History - The Beginning
Goebel arrived in California in 1919 and began work at Gay's Lion Farm
where he was employed in the butchering of animal carcasses for food for the
lions. When the lion farm was moved from Hollywood to El Monte, Goebel did not
follow. Instead, he obtained work with the animals at Universal Studios, where
he plied his trade as meat cutter, feeder, and grounds keeper until 1926. That
year, Carl Laemmele, the owner of the studio, decided to dispose of the zoo.
Goebel purchased six of the lions: Andy, Min, Bill, Momma, Poppa, and Little
was unable to find land in Los Angeles County where he could board the lions,
but he was able to obtain cheap land in Thousand Oaks where he built his lion
farm. The property eventually amounted to 170 acres. "Goebel's Lion
Farm" (later Jungleland), a creation of Louis Goebel, was begun
in Thousand Oaks, California, in 1926 and opened to the public in 1929.
In 1946, the farm was sold
to Trader Horne and Billy Richards. In 1955, James Ruman and Sid Rogel
purchased the property. They renamed it the "World Jungle Compound"
and in 1956 they sold it to 20th Century Fox. It was again renamed, this time
as "Jungleland".Within five years, the property reverted back
to Goebel through foreclosure. He then entered into an agreement with Heinz and
Ruhe to operate Jungleland.
Soon the motion picture
industry discovered the Conejo Valley's beauty. Scenes from "Birth of a
Nation," "Tarzan," and "The Adventures of Robin Hood"
were filmed here. Leo, the MGM lion and Mr. Ed, The Talking Horse were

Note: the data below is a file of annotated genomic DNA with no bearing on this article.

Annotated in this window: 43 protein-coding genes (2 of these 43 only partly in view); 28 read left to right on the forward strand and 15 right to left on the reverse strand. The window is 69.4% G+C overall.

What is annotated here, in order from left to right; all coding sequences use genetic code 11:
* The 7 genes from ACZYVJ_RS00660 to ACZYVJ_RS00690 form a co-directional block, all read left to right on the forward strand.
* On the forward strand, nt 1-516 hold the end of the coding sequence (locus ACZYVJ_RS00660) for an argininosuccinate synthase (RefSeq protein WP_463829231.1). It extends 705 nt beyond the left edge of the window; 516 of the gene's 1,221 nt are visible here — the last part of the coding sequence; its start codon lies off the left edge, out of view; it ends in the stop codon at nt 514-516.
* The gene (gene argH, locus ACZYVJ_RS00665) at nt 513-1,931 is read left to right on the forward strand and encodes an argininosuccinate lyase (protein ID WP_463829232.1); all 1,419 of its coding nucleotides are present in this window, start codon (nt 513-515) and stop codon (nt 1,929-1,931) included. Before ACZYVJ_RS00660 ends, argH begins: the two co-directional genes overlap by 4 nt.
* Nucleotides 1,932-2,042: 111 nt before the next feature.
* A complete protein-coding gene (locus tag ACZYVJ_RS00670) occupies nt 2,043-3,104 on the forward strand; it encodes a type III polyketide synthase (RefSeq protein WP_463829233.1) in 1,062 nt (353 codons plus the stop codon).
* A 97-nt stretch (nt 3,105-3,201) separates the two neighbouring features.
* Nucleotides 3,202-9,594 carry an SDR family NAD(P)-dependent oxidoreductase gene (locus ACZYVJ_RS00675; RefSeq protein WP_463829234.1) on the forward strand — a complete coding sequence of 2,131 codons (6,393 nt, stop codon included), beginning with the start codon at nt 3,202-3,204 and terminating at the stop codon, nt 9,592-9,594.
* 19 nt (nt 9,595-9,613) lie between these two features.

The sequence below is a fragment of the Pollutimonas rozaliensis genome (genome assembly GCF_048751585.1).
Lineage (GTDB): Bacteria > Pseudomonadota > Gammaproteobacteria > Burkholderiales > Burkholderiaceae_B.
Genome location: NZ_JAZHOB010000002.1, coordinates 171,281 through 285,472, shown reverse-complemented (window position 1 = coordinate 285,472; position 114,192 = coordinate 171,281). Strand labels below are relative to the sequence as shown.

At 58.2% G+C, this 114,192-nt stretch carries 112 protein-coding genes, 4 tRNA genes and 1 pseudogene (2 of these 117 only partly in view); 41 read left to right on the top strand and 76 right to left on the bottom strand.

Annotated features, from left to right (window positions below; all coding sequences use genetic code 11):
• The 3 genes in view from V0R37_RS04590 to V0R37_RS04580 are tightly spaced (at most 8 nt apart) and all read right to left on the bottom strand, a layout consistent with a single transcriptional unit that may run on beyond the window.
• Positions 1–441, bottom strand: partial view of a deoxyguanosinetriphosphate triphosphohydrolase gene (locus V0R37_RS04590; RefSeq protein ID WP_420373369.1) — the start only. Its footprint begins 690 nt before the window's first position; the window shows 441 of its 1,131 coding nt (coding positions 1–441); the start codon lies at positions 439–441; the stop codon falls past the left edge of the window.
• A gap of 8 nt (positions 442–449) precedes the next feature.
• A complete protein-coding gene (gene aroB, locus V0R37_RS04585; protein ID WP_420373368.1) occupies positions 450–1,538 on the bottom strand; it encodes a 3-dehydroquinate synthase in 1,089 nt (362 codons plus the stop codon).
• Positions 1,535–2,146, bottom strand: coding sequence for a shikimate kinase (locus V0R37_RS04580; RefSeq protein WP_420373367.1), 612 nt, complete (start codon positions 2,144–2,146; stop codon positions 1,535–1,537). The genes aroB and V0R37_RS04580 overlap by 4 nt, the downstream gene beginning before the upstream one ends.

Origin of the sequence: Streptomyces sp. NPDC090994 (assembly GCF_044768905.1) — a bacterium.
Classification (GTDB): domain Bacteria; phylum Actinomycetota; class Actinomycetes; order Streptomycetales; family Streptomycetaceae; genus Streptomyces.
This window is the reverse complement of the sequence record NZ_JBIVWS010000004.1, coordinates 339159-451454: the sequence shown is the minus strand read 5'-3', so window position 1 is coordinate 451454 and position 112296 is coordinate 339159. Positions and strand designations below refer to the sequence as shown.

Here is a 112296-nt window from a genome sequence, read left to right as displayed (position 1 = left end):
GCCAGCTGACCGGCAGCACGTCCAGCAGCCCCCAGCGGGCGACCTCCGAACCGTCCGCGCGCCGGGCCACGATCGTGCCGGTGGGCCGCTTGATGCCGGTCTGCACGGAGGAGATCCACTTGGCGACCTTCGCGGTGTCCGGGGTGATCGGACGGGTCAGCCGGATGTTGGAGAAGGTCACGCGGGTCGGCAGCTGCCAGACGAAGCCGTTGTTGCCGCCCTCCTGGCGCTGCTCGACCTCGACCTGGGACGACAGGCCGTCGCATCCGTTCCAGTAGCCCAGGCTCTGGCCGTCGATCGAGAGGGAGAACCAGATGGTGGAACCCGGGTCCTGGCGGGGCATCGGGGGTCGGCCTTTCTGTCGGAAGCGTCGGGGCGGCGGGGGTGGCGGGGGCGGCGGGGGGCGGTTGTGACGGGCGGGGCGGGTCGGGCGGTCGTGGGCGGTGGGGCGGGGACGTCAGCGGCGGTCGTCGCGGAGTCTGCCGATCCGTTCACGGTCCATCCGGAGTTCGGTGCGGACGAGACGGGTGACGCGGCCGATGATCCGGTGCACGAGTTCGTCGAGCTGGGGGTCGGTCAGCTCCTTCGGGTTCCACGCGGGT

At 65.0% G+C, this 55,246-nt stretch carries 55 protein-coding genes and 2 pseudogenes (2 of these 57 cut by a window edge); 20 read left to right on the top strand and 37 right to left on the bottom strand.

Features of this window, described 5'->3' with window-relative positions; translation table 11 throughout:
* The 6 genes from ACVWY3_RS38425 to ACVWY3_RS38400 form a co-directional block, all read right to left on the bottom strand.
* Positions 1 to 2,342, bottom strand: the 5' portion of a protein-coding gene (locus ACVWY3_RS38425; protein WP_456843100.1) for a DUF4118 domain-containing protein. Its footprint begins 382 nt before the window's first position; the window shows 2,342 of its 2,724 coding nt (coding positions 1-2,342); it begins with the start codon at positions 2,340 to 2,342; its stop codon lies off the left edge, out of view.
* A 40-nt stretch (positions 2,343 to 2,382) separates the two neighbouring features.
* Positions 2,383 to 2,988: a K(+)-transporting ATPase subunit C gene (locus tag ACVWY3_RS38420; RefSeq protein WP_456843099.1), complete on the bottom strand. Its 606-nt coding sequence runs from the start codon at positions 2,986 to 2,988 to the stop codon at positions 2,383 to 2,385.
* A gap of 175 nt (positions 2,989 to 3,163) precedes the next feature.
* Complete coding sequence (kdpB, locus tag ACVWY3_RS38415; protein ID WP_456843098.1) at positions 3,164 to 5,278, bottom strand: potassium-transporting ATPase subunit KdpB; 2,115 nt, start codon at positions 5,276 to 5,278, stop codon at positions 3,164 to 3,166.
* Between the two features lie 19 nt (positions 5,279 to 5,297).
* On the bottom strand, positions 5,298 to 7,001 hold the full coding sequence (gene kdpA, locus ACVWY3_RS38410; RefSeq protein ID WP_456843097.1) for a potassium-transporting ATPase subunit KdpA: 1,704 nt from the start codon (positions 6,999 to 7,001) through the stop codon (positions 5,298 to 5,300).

residents of Jungleland, as were many other animal actors, including elephants,
zebras, and water buffalo.
In addition to supplying Hollywood with beastly
talent, Goebel also saw the opportunity in Jungleland: The Amusement Park.
Thousand Oaks -- which was once considered to be "out in the boonies"
-- now became a tourist destination, where visitors could view wild animals in
a zoo-like setting, and be entertained by shows led by some of the best animal
trainers of the day... including
Stark, the "world's only lady tiger trainer."
Goebel had grand ideas for what Jungleland would become and while never quite
realized in full,
much of what was planned was implemented:
(click on for a larger
"Leaving the S.F. Valley, headed northwest,
toward Ventura, you could actually see elephants standing off to the right side
of the freeway, at Thousand Oaks--chained by their leg to a giant stake driven
into the ground. I guess they chained them out their as some sort of living
advertisement for Jungleland. They also had giraffes, zebras, lions (in
cages), and other zoo animals." - Local resident